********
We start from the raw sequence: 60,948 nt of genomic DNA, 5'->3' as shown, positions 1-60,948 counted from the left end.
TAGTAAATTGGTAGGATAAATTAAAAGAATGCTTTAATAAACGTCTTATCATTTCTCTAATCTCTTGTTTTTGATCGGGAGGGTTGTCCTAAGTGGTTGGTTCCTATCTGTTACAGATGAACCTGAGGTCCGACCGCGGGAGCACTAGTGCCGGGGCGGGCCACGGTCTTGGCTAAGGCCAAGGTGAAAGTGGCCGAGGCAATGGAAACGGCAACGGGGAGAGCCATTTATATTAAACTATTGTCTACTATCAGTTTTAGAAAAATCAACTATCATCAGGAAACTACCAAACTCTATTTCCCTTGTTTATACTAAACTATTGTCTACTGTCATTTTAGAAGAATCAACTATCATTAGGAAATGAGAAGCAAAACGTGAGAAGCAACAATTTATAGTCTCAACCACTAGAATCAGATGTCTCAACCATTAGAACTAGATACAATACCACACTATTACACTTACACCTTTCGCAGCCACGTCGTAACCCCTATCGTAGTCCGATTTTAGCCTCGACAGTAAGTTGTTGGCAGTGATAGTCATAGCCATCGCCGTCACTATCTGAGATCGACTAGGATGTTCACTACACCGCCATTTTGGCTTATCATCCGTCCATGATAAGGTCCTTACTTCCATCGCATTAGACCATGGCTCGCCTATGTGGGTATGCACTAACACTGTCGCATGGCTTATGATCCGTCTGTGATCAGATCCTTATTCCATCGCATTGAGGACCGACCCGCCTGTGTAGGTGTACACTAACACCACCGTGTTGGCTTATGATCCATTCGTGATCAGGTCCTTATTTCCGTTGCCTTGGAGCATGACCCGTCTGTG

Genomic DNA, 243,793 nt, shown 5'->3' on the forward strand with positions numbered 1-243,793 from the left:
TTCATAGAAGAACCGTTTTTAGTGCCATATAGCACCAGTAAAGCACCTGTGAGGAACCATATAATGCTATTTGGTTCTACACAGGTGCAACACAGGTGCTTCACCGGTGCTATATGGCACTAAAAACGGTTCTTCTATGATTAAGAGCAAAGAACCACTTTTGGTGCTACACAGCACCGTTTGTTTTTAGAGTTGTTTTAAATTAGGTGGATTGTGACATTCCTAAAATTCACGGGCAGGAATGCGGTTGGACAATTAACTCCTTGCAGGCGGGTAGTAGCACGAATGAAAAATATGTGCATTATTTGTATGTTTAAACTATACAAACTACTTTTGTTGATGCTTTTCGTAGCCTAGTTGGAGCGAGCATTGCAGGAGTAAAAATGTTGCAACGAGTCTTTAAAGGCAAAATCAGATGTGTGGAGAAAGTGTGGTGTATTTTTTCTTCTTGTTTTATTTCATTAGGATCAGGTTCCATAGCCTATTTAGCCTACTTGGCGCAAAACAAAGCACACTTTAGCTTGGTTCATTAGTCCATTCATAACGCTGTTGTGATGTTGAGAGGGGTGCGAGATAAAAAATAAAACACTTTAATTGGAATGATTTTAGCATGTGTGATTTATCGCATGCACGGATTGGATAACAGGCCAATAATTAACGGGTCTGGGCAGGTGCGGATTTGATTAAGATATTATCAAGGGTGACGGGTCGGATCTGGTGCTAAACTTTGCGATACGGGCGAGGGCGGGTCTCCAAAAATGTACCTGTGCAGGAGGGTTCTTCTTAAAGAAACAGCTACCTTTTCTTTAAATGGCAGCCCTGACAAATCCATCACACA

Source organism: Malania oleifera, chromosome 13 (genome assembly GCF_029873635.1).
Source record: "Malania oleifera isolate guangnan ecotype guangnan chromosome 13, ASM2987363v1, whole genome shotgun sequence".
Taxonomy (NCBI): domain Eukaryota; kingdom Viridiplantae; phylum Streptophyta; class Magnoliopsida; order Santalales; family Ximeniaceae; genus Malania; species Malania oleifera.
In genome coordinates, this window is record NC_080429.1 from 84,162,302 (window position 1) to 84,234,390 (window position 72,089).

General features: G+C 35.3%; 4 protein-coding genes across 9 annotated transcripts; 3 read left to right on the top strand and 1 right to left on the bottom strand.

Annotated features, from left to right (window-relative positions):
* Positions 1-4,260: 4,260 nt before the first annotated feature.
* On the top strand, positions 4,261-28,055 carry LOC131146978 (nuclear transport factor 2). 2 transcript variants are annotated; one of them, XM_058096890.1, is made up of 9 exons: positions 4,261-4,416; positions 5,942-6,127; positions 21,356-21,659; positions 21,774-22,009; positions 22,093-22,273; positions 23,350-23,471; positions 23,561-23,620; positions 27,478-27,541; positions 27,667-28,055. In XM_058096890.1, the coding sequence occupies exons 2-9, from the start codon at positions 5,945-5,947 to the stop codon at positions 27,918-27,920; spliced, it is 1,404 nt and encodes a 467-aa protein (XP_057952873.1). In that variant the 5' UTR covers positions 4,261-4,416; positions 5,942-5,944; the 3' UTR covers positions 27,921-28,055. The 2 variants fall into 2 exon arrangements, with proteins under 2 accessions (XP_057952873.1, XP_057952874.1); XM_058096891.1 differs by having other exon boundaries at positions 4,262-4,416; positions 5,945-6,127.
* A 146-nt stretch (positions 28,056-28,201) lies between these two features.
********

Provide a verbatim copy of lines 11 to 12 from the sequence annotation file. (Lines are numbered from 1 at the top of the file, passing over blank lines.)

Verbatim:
* Positions 1-4,260: 4,260 nt before the first annotated feature.
* On the top strand, positions 4,261-28,055 carry LOC131146978 (nuclear transport factor 2). 2 transcript variants are annotated; one of them, XM_058096890.1, is made up of 9 exons: positions 4,261-4,416; positions 5,942-6,127; positions 21,356-21,659; positions 21,774-22,009; positions 22,093-22,273; positions 23,350-23,471; positions 23,561-23,620; positions 27,478-27,541; positions 27,667-28,055. In XM_058096890.1, the coding sequence occupies exons 2-9, from the start codon at positions 5,945-5,947 to the stop codon at positions 27,918-27,920; spliced, it is 1,404 nt and encodes a 467-aa protein (XP_057952873.1). In that variant the 5' UTR covers positions 4,261-4,416; positions 5,942-5,944; the 3' UTR covers positions 27,921-28,055. The 2 variants fall into 2 exon arrangements, with proteins under 2 accessions (XP_057952873.1, XP_057952874.1); XM_058096891.1 differs by having other exon boundaries at positions 4,262-4,416; positions 5,945-6,127.